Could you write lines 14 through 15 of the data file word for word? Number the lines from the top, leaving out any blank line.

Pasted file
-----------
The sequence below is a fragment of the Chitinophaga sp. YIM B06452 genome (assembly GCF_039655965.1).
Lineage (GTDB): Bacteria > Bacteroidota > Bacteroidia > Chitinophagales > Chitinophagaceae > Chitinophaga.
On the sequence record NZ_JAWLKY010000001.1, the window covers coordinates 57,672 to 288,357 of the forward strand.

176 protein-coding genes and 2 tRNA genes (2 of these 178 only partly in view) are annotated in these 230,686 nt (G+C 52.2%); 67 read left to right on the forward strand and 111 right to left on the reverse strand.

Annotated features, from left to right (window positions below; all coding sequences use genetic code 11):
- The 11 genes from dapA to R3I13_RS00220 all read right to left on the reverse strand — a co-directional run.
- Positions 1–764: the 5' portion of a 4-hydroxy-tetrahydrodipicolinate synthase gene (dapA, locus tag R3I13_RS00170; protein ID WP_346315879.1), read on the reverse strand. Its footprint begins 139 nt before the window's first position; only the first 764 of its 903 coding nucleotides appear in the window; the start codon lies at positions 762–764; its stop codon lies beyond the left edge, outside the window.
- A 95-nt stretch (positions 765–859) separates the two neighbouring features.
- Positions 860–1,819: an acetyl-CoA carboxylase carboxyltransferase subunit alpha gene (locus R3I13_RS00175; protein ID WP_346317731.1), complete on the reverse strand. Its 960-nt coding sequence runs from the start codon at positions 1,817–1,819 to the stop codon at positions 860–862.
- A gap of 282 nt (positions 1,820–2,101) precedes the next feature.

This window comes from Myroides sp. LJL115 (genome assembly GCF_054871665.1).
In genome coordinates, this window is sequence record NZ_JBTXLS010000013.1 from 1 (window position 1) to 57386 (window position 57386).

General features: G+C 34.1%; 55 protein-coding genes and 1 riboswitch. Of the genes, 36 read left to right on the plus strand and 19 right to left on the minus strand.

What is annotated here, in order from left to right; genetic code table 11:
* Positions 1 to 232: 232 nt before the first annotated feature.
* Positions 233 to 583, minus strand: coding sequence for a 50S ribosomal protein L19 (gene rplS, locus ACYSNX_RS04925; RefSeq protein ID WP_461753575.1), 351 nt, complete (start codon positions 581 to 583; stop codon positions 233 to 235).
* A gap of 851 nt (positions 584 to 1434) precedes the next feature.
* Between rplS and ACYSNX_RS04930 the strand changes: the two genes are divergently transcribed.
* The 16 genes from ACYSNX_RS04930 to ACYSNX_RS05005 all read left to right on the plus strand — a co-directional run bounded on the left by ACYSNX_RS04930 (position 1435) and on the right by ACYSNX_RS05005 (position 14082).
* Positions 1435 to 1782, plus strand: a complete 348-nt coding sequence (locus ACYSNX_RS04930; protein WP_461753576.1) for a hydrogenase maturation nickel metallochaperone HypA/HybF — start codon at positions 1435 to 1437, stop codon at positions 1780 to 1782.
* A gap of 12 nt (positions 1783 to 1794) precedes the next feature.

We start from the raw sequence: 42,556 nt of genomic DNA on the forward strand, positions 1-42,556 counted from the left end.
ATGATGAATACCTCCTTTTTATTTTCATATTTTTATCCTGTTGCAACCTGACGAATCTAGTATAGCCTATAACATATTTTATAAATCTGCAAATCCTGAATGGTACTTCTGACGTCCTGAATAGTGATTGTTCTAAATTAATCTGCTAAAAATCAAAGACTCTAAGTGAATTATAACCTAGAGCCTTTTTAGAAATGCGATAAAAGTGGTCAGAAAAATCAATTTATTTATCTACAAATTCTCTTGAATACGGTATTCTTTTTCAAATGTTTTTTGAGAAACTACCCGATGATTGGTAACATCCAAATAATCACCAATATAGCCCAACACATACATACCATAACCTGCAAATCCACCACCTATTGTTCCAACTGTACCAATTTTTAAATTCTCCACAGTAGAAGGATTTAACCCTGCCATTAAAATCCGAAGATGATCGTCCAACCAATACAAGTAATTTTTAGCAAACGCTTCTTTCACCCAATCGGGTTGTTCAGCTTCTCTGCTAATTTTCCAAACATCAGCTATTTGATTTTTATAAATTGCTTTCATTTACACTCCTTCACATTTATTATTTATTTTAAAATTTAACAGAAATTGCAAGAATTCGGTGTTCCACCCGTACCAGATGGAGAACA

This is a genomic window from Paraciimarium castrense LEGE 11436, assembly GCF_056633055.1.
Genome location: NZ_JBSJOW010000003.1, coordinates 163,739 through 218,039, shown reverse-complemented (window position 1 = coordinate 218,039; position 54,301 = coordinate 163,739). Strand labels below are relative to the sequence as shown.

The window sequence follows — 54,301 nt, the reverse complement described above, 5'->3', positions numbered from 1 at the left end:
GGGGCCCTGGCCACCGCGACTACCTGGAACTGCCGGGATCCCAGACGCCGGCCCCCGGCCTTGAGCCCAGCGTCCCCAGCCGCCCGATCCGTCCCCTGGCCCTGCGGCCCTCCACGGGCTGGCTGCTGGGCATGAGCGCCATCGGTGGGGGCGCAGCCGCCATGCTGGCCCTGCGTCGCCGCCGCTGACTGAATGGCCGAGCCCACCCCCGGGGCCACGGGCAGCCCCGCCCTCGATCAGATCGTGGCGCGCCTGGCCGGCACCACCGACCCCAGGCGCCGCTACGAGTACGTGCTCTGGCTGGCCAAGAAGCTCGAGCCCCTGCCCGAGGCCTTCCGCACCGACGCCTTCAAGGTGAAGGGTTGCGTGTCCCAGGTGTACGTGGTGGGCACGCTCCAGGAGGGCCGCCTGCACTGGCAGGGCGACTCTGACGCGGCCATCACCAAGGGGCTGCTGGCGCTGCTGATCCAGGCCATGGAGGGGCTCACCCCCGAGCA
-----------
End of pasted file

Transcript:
What is annotated here, in order from left to right; genetic code table 11:
* Positions 1 to 232: 232 nt before the first annotated feature.